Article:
Cranio-sacral Therapy and the Alexander Technique

by Jane Turney

Cranio-sacral therapy is becoming increasingly recognised as one of the most powerful natural therapies, penetrating deep into the central nervous system, releasing long-standing patterns of tension and trauma. Underlying the profound and very gentle nature of its work, is a therapeutic and philosophical approach that in many ways complements the Alexander Technique. Both are concerned with undoing habitual patterns in the body caused by accumulated tension, and restoring the natural alignment of the body; both work on the whole person rather than the symptoms, seeking a higher level of psycho-physical integration; both are concerned with the concept of “non-doing”; both require sensitive listening skills and for the teacher/therapist to be fully present to the patterns held in the pupil’s/patient’s body for any change to occur.

But it is perhaps the differences in approach between the two that potentially make them a powerful combination with which to address problems of incorrect use and habitual tension. The fact that cranio-sacral therapy is a treatment and the Alexander Technique a psycho-physical reeducation or learning process, is an important difference in this respect. They offer two different “means whereby” to the same ends. Underlying restrictions in the body can be done particularly effectively treated through cranio-sacral therapy, which releases tension, adhesions and blockages on many levels - bony, membranous, fluid, tissue and energetic, whether arising from before, during or after birth, whether of visceral, neurological, physiological or psychological origin.

For example, one of the techniques employed in cranio-sacral therapy, “fascial unwinding” (used to release physical and emotional trauma and tension bound up within the fascia), should, if carried through to completion, bring about the complete release of any fascial restriction. But many problems, from back pain and neck pain to visual disturbances and visceral disorders, can arise through persistently holding the body in inappropriate or tense positions. Where such postural or occupational patterns are deeply ingrained, habitual patterns of behaviour mean that patients may reintroduce tensions as soon as they have been released - obviously this is where the Alexander Technique comes in.

But on the other hand, Alexander technique on its own (without fascial unwinding) may not always be enough to change these patterns. Thomas Attlee, principal of the College of Cranio-Sacral Therapy in north London, says: “I have seen many Alexander pupils (and teachers) who have applied the Alexander technique for years in an unsuccessful attempt to counteract or undo chronic physical restrictions in their bodies, only to discover that these chronic tensions and restrictions can be released very rapidly through fascial unwinding, thus enabling them to apply their Alexander technique far more effectively and successfully. Teachers of the Alexander technique with their sensitivity and awareness of the body usually take to fascial unwinding readily and find that it enhances their work with their pupils considerably.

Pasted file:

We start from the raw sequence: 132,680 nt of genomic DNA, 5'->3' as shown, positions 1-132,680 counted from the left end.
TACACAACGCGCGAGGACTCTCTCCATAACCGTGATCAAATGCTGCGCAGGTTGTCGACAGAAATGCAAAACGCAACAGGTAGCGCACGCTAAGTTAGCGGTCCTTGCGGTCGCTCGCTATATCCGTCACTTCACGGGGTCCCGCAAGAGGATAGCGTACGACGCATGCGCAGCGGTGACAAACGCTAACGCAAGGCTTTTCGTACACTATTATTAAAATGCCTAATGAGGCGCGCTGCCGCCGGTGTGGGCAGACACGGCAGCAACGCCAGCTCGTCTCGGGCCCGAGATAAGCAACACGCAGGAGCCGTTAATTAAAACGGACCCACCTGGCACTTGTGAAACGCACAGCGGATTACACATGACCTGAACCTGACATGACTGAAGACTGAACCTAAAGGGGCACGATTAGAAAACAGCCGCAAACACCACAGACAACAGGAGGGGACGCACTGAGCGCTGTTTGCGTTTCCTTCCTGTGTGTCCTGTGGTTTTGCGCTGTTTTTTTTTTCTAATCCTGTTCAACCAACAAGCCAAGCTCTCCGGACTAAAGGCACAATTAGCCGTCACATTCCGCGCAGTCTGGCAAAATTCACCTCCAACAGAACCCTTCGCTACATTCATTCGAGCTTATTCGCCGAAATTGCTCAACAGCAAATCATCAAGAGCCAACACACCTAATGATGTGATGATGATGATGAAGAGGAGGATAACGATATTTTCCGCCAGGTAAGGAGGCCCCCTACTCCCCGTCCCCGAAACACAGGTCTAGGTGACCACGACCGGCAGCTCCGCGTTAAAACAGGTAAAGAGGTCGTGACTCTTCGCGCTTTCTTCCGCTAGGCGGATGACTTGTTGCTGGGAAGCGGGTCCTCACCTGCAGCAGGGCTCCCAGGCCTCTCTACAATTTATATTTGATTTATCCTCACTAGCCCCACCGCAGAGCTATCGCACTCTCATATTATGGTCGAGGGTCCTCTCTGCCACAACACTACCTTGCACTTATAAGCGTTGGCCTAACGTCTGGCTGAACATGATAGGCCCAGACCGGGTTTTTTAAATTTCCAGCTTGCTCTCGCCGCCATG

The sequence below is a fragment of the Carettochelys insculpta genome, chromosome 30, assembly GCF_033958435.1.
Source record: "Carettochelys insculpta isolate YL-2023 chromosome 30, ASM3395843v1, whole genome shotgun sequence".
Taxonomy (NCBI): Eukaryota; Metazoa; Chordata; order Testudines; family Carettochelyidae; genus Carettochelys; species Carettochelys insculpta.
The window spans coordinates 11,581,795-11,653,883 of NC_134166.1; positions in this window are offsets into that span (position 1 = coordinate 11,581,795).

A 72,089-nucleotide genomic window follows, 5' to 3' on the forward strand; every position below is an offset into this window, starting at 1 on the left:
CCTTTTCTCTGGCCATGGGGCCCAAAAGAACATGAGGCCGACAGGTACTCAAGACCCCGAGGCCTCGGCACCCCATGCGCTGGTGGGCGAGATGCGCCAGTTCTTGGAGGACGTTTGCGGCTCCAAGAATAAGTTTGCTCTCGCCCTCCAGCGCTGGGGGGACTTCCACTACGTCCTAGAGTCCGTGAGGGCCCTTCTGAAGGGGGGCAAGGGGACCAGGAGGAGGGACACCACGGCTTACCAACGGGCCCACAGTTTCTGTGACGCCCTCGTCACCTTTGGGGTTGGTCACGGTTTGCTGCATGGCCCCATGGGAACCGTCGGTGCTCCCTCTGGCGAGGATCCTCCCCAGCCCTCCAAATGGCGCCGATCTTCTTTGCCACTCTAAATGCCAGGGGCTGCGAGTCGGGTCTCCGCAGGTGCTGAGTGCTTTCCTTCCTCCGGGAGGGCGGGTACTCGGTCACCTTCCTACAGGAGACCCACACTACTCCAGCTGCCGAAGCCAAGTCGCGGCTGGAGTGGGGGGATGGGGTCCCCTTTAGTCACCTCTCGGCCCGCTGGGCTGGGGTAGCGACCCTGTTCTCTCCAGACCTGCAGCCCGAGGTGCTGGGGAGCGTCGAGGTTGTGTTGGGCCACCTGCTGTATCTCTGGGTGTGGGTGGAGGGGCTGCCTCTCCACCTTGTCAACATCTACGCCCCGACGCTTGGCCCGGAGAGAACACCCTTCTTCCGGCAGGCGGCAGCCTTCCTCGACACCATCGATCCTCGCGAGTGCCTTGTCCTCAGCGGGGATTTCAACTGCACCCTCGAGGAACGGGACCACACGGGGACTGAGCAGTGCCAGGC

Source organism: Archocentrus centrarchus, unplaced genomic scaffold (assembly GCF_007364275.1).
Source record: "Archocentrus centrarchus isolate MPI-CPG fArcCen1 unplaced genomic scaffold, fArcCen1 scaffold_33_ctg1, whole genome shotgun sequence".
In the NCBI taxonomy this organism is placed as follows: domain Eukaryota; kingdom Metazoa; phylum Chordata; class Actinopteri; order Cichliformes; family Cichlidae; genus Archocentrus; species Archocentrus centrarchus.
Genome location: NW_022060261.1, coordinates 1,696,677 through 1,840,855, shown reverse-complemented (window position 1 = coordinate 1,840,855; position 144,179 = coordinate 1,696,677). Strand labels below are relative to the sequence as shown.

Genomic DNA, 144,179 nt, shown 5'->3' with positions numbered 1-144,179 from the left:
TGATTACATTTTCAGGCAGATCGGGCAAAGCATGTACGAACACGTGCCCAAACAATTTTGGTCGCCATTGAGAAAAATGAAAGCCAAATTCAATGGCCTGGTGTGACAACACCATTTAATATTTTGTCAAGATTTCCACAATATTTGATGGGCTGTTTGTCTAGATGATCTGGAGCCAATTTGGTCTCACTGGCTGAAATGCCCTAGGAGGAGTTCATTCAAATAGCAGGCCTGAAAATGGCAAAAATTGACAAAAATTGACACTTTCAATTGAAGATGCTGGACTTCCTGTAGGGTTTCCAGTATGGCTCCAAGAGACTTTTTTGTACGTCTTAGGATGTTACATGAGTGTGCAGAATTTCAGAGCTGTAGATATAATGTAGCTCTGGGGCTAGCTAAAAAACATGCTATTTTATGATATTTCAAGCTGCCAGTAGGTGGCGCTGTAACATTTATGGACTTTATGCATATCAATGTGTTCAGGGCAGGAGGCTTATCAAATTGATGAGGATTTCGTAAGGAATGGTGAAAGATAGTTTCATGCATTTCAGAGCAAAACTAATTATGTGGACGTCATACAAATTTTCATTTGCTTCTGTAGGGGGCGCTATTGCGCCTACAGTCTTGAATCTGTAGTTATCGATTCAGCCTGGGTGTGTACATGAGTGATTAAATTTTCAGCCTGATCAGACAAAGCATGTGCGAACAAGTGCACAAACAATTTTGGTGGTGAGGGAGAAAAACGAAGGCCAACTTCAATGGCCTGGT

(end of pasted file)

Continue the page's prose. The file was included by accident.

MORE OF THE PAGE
Another important difference between the Alexander technique and cranio-sacral therapy is that while Alexander students work mainly with the conscious mind, thinking in activity, in cranio-sacral therapy the treatment operates mainly on trauma and tension locked below conscious awareness. It could be said that Alexander Technique works from the conscious and reaches the unconscious and cranio-sacral therapy works from the unconscious and reaches the conscious. Like the Alexander technique cranial work is such a gentle process it can get underneath the body’s protective “habit patterns”, held in place to prevent overwhelming pain or trauma rising to the surface. Its subtle approach, contacting unconsciously held material can therefore deepen or accelerate one’s Alexander work.

Thomas recalls working with one such typical case, where an original trauma was so deeply overlaid by tension, that it was only through the gentle technique of fascial unwinding that release was brought about comparativelyquickly:

“One carpenter whom I treated came to me with extreme tension and restricted mobility in his shoulder and upper back, to the extent that it was impairing his ability to work. He was in his mid-forties and the condition had been there for many years and was solidly established, with many layers of deeply ingrained fascial restriction to unravel.

“After a few treatments we reached a point where, following a substantial release, the patient experienced a vivid memory of his time as an apprentice carpenter in his teens (almost 30 years previously) when he had been forced to work through agonising pain in order to keep up with his workmates and keep his job.

“Ever since that time he had suppressed the pain and injury of the incident into his body tissues and kept it under the surface with layer upon layer of protective tension, gradually building up a huge bulk of muscular tension to prevent the pain from rising to the surface. Only through the delicate and sensitive process of fascial unwinding was it possible to peel off these layers and unravel the many twists and tensions ingrained into the body by subsequent years of carpentry and so reach back to that initial incident.

“He, of course, had been totally unaware of the cause of his condition and had completely forgotten about his apprenticeship days until the release occurred and was very surprised to experience that sudden and unexpected memory. His condition improved rapidly after the original injury had been contacted and released.”